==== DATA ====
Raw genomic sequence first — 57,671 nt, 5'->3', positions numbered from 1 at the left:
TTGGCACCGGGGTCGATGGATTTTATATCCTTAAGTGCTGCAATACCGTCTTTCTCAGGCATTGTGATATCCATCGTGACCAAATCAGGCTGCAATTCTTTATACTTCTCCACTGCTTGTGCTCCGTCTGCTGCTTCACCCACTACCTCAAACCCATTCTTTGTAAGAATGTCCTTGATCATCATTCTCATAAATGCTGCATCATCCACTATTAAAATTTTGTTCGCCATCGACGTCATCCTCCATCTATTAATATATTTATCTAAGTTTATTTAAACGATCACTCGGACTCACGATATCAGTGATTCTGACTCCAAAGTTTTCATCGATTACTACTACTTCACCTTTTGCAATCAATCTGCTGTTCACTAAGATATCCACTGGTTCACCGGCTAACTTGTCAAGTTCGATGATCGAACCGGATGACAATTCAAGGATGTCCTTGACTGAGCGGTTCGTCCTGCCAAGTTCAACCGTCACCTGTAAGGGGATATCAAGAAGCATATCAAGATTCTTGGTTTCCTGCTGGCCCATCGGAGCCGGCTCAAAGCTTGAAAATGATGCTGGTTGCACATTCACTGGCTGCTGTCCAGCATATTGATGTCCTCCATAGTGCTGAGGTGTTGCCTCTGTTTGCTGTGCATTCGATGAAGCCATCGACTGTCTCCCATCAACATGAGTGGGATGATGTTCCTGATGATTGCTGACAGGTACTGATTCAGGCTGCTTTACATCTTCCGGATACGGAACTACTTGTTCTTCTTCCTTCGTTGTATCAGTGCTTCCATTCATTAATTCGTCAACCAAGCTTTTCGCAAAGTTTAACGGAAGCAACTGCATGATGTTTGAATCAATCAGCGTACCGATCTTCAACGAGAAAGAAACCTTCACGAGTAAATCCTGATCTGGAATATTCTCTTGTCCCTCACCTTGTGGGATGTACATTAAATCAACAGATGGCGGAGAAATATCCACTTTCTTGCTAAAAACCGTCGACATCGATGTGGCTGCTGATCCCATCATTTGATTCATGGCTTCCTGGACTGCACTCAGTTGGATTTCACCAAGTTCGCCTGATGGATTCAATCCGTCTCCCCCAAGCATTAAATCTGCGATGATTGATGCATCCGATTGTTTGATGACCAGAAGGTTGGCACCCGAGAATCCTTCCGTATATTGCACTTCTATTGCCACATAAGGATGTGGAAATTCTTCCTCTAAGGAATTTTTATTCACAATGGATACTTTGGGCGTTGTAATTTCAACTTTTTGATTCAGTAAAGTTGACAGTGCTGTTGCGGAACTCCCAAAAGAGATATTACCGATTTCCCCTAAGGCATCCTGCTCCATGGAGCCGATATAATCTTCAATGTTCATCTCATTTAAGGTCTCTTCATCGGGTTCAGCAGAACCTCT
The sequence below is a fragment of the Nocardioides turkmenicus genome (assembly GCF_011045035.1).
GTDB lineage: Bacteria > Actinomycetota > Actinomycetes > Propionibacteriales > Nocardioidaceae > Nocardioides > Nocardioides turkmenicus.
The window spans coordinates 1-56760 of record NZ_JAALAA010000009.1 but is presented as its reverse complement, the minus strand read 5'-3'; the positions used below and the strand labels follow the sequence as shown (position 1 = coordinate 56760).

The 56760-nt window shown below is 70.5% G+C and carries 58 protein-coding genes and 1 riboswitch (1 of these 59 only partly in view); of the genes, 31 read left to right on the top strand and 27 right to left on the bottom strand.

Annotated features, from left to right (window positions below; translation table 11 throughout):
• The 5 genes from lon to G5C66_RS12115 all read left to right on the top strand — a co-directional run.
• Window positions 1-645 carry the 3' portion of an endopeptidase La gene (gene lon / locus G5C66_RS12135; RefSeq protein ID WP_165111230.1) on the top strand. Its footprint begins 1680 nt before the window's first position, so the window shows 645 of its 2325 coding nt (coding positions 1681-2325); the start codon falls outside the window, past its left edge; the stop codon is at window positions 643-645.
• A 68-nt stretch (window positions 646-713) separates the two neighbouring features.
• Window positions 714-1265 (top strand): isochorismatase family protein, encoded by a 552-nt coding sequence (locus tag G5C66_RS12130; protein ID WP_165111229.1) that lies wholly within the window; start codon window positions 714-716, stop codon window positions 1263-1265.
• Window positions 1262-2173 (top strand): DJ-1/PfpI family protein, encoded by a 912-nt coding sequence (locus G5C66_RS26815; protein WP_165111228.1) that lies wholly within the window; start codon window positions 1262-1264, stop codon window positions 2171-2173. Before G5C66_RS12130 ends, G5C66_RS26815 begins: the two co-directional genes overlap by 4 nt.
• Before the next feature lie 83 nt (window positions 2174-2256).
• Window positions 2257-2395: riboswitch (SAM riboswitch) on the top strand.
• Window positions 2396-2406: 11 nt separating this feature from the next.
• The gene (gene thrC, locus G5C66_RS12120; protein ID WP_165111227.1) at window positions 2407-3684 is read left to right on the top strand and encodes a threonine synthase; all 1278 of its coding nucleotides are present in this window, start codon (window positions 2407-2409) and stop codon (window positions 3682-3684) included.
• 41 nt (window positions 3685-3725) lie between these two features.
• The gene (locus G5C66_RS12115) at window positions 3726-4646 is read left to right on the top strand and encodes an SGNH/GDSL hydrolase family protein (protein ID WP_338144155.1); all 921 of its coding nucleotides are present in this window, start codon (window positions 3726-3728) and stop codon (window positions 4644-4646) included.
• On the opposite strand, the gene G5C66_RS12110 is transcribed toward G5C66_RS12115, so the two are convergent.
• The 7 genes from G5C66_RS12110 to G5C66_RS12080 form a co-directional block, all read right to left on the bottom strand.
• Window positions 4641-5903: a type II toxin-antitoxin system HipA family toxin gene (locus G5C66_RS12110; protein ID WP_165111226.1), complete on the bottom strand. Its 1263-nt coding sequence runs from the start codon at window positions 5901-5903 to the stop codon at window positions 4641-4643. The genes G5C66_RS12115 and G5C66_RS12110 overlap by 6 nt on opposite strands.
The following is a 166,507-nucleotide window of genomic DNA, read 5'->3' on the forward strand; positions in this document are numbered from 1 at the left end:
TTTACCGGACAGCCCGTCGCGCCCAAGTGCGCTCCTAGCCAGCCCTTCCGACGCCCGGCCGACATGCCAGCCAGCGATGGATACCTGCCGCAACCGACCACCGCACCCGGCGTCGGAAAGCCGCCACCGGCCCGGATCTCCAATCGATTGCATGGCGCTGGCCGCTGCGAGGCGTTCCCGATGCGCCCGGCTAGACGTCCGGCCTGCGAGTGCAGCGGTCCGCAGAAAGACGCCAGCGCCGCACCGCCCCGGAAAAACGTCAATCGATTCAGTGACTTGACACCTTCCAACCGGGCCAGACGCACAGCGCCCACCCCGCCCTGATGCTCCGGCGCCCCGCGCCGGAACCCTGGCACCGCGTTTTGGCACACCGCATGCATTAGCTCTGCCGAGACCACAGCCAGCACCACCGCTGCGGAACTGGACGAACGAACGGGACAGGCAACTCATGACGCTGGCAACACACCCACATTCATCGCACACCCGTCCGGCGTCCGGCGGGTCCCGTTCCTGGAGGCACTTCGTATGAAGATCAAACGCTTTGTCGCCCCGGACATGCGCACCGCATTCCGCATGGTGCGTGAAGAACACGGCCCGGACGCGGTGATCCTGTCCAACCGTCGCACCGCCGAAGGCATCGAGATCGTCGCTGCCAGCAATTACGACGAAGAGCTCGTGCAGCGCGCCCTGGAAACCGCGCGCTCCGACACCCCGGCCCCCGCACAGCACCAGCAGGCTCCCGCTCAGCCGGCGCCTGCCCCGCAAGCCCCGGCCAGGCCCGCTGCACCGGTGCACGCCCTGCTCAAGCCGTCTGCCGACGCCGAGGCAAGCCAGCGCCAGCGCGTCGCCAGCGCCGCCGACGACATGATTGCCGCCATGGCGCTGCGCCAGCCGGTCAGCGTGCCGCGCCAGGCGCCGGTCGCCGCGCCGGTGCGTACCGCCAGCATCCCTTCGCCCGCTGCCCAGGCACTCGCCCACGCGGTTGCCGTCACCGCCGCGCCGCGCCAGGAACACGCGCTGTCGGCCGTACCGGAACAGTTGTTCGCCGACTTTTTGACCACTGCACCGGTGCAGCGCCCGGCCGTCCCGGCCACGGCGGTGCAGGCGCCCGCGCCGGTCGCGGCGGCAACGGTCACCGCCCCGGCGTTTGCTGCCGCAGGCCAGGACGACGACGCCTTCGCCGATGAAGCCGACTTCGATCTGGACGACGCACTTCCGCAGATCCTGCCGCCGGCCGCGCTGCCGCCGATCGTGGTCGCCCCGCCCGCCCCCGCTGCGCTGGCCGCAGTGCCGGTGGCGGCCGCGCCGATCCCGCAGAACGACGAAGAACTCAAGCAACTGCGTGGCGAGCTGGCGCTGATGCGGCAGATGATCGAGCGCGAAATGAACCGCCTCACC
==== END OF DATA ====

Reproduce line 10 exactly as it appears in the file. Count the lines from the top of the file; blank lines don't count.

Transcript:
• A 68-nt stretch (window positions 646-713) separates the two neighbouring features.